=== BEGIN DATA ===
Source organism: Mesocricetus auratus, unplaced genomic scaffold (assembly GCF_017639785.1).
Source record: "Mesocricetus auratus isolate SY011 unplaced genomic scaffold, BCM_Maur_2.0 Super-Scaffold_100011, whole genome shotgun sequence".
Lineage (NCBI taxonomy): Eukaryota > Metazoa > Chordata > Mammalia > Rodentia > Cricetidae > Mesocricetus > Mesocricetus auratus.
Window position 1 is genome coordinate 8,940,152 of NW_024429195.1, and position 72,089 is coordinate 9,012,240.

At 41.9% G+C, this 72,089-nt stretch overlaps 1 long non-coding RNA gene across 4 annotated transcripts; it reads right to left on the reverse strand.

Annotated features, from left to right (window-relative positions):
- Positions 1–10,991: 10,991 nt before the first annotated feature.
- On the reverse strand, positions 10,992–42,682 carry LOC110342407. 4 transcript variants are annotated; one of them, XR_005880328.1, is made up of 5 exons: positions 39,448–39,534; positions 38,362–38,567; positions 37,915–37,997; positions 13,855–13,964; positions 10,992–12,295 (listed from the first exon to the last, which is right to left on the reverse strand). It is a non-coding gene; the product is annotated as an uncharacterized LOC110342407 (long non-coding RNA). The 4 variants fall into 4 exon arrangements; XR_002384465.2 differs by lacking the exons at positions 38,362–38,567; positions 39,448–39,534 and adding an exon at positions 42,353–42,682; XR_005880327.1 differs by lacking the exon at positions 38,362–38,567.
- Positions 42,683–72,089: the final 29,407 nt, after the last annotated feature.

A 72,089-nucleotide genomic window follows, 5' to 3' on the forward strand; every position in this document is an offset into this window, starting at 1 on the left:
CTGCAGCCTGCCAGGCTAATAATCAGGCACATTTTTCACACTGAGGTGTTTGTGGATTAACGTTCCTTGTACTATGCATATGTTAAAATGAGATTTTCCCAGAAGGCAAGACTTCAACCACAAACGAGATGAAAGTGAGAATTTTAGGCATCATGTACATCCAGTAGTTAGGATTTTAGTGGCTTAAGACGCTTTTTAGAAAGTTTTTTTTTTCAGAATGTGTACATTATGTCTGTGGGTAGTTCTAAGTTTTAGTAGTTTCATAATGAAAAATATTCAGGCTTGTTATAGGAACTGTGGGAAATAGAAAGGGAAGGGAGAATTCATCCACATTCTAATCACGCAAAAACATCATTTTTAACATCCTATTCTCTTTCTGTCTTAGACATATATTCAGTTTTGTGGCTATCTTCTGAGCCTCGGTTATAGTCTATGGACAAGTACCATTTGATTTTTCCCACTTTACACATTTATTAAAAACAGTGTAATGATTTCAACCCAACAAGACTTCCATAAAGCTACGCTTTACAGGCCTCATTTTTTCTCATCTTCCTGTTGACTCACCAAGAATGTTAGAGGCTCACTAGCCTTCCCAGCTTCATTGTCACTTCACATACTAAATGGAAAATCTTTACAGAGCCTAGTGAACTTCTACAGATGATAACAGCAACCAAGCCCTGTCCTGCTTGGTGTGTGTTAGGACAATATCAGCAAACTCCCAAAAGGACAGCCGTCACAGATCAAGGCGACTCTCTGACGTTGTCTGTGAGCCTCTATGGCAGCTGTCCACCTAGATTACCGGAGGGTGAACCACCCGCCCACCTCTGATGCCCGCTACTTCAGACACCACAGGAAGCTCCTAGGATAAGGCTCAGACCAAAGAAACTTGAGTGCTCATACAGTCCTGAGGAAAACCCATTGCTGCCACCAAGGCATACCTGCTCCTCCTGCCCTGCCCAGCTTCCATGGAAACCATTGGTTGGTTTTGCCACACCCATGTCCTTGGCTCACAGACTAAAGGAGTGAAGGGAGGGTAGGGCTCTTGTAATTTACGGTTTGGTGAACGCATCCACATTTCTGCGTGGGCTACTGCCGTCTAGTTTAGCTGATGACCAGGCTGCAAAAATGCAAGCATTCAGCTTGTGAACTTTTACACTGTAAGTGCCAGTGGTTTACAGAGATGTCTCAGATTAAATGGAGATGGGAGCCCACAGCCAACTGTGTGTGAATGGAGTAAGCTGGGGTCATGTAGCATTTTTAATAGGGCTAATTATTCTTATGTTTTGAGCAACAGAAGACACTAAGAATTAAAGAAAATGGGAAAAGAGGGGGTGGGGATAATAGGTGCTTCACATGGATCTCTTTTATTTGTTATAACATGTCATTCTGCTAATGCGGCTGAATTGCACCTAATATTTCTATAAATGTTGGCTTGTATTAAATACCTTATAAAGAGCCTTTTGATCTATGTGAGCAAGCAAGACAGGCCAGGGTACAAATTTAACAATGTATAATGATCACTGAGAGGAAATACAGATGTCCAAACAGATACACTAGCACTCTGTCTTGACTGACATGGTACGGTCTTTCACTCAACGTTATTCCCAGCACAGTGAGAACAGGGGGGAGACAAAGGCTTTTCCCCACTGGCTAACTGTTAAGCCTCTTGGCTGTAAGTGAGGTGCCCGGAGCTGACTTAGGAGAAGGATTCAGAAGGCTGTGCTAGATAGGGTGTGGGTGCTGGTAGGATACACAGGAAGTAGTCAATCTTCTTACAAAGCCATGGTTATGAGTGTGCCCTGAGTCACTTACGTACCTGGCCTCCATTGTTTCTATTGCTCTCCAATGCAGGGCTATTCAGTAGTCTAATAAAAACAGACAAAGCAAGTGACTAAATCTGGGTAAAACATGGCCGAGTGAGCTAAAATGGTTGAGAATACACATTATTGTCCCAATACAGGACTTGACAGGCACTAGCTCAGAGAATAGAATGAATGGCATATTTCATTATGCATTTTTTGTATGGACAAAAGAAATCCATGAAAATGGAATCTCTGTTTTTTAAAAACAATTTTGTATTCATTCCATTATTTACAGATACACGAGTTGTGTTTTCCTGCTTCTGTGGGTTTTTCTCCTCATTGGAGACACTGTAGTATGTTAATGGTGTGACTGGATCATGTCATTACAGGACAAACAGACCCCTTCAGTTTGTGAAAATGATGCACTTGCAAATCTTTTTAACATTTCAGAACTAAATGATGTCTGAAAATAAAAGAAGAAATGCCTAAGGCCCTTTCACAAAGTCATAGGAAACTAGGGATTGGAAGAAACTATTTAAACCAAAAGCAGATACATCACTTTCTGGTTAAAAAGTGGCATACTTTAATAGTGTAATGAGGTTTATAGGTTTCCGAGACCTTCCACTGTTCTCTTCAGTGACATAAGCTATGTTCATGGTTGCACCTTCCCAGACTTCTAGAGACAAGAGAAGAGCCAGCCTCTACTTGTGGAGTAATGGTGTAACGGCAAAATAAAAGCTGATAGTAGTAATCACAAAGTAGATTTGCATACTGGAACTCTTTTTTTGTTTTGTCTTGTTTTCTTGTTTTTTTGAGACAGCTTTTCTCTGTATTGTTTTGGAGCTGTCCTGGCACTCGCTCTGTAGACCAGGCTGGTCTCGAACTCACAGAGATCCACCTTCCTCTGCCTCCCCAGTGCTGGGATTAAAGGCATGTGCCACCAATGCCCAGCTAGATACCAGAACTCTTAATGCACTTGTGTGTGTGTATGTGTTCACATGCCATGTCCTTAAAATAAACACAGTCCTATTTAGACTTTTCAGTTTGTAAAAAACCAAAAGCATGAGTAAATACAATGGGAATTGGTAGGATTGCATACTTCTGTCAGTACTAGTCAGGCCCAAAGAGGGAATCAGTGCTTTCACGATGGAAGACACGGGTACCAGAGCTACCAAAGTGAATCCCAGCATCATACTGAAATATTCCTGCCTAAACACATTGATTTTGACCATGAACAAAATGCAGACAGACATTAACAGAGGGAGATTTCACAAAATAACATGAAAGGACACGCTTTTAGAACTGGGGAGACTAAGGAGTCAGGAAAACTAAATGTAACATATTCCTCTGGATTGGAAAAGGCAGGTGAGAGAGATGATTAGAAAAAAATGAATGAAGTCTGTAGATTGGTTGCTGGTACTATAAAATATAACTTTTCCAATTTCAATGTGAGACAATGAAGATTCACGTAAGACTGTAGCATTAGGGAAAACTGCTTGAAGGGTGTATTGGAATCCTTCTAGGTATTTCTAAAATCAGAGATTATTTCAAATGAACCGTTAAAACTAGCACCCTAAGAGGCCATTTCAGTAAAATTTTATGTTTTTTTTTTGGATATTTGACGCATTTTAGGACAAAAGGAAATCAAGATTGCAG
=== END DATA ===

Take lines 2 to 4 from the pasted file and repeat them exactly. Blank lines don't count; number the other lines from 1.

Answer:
Source record: "Mesocricetus auratus isolate SY011 unplaced genomic scaffold, BCM_Maur_2.0 Super-Scaffold_100011, whole genome shotgun sequence".
Lineage (NCBI taxonomy): Eukaryota > Metazoa > Chordata > Mammalia > Rodentia > Cricetidae > Mesocricetus > Mesocricetus auratus.
Window position 1 is genome coordinate 8,940,152 of NW_024429195.1, and position 72,089 is coordinate 9,012,240.